is located in the middle of the Leeward Islands in the Eastern Caribbean,
roughly 17 degrees north of the equator. To the south are the islands
of Montserrat and Guadaloupe, and to the north and west are Nevis,
St. Kitts, St. Barts, and St. Martin.
Antigua is the largest of the British Leeward Islands, and is about
14 miles long and 11 miles wide, encompassing 108 square miles.
Its highest point is Boggy Peak (1319 ft.), located in the southwestern
corner of the island.
Antigua is almost completely surrounded by well-preserved coral
reefs, walls, and shipwrecks. The southern and eastern coasts of
Antigua is surrounded by shelfs, providing excellent conditions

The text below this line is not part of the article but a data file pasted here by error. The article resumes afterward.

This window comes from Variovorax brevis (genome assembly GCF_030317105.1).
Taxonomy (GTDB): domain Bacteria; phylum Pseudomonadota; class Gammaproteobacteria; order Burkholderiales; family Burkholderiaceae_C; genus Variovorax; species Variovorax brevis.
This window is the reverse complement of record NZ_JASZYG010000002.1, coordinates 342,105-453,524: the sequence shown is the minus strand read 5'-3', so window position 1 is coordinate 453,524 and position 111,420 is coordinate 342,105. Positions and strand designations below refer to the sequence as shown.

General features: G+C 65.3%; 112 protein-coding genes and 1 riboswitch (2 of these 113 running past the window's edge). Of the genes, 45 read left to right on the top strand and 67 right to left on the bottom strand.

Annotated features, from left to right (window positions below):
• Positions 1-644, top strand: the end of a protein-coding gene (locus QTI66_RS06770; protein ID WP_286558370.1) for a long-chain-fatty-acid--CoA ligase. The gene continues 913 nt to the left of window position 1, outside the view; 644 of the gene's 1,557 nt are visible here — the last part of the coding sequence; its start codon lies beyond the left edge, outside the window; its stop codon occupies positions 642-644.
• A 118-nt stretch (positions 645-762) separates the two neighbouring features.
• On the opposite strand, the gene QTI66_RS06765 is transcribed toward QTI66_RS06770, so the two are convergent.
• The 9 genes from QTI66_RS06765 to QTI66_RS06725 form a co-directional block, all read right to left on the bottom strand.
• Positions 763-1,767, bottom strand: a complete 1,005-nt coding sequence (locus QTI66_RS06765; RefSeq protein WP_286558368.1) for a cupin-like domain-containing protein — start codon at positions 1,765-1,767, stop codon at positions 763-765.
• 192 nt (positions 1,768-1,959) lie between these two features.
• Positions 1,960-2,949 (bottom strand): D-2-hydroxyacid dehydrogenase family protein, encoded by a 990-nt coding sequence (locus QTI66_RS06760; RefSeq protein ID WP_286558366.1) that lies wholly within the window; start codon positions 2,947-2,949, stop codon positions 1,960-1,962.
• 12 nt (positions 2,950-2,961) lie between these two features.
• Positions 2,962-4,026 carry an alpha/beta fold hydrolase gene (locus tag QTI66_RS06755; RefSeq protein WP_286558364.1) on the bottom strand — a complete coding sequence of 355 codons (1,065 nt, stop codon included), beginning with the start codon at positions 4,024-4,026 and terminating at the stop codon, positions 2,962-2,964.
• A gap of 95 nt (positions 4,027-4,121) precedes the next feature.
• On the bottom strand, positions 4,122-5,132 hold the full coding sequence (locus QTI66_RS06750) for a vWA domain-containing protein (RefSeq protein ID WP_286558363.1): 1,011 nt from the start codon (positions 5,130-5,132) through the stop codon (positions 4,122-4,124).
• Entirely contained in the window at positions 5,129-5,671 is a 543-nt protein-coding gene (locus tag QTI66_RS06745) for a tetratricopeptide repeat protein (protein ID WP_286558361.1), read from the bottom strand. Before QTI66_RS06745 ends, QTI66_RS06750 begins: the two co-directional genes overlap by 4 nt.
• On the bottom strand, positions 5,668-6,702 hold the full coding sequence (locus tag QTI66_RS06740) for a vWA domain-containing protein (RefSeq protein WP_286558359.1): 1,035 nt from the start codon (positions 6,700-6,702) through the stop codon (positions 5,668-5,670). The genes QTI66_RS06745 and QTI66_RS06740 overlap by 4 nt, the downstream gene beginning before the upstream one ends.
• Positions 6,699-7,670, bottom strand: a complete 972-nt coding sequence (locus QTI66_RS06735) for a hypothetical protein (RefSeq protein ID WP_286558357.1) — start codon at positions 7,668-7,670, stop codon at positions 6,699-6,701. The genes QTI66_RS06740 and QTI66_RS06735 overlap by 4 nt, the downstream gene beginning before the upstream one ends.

for spectacular shallow diving and snorkeling. There is little or
no current in most places, the water is warm and clear, and tropical
marine plants and animals are diverse and plentiful.
Snorkeling is possible at some of the islands' most beautiful beaches;
one of Antigua's best-known offshore sites, Cades Reef, is now partly
contained in a designated underwater park. Another popular destination
is the wreck of the Andes, a three-masted merchant ship that sank
in 1905 and now rests in less than thirty feet of water in (ironically
enough) Deep Bay. Antigua's dive facilities are excellent. The southern
and eastern coasts are considered to offer the most consistent diving;
for more advanced divers, the ledge of Sunken Rock on the south
coast is a popular site. Dive depths generally range from 25 to
80 feet and can reach 130+ feet; distances from shore to site are
in some cases no more than five minutes and at most 40 minutes away.
Climate 75 - 85F 24 - 29C
Water Temp Average 80 F (25 C)
U/W Visibility 50 to 140 ft 15 - 42 m
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